South Africa: UCT Students Hand Out Pepper Spray to Help the Vulnerable Feel Safer

analysis

While protests against gender-based violence seem to have abated, women's lives are still in danger. Activists have asked government to implement laws to make women safer. A group of young women have started handing out pepper spray to other women.

Days after it was revealed that missing 19-year-old UCT student Uyinene Mrwetyana had been raped and murdered at a post office, there was a palpable sense of anxiety among women about their safety. Marches to Parliament and to the Johannesburg Stock Exchange (JSE) highlighting the crisis of gender-based violence happened against the backdrop of more women and girls going missing and subsequently being found dead.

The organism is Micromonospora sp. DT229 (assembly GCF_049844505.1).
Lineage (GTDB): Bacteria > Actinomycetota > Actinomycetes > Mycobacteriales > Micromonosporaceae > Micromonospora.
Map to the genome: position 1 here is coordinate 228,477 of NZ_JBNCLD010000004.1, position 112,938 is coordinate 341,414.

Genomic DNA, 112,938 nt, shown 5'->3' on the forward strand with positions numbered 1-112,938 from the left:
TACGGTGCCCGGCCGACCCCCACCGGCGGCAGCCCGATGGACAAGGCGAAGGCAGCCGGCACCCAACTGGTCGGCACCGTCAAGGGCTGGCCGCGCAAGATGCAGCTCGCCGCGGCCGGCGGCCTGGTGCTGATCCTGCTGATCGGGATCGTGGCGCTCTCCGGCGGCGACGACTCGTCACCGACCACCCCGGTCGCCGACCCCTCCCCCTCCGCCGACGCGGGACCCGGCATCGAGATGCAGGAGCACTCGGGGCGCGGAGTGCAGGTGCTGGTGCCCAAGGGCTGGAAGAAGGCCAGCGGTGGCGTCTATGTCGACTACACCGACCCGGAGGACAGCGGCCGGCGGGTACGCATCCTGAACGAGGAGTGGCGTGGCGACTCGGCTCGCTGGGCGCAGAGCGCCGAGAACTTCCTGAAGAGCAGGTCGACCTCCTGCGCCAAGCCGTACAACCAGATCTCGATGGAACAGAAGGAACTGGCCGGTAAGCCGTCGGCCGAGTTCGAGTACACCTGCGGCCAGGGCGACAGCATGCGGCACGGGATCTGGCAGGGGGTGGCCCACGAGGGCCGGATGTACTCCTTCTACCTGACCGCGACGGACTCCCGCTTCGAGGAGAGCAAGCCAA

The reports on the murders of women highlight the high levels of violence against women in South Africa. The 2018/2019 crime statistics reveal that 2,271 women were killed -- an average of seven women every day.

A group of 13 "femme students came together with the aim of raising money in order to distribute pepper spray to women, gender non-conforming and femme students", said Nomazwi Nkoane, a third-year BA UCT student, the spokesperson of the #Iwillnotbenext campaign.

The pepper spray cans are for "women, femme and gender non-conforming people who need it, but can't afford...

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